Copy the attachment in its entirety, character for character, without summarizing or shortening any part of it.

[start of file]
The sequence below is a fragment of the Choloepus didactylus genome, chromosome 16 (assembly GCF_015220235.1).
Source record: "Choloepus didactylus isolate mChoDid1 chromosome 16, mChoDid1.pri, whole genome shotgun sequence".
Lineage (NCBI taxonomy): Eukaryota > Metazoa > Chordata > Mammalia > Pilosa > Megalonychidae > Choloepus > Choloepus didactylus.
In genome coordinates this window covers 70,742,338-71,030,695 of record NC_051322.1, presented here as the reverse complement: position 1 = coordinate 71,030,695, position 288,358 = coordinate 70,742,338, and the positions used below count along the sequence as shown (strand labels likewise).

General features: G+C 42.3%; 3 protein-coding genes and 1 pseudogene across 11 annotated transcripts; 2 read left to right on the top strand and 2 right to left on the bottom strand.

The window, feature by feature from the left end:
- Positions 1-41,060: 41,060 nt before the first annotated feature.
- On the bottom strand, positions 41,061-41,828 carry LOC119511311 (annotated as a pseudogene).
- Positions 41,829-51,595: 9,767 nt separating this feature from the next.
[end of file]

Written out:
The sequence below is a fragment of the Choloepus didactylus genome, chromosome 16 (assembly GCF_015220235.1).
Source record: "Choloepus didactylus isolate mChoDid1 chromosome 16, mChoDid1.pri, whole genome shotgun sequence".
Lineage (NCBI taxonomy): Eukaryota > Metazoa > Chordata > Mammalia > Pilosa > Megalonychidae > Choloepus > Choloepus didactylus.
In genome coordinates this window covers 70,742,338-71,030,695 of record NC_051322.1, presented here as the reverse complement: position 1 = coordinate 71,030,695, position 288,358 = coordinate 70,742,338, and the positions used below count along the sequence as shown (strand labels likewise).

General features: G+C 42.3%; 3 protein-coding genes and 1 pseudogene across 11 annotated transcripts; 2 read left to right on the top strand and 2 right to left on the bottom strand.

The window, feature by feature from the left end:
- Positions 1-41,060: 41,060 nt before the first annotated feature.
- On the bottom strand, positions 41,061-41,828 carry LOC119511311 (annotated as a pseudogene).
- Positions 41,829-51,595: 9,767 nt separating this feature from the next.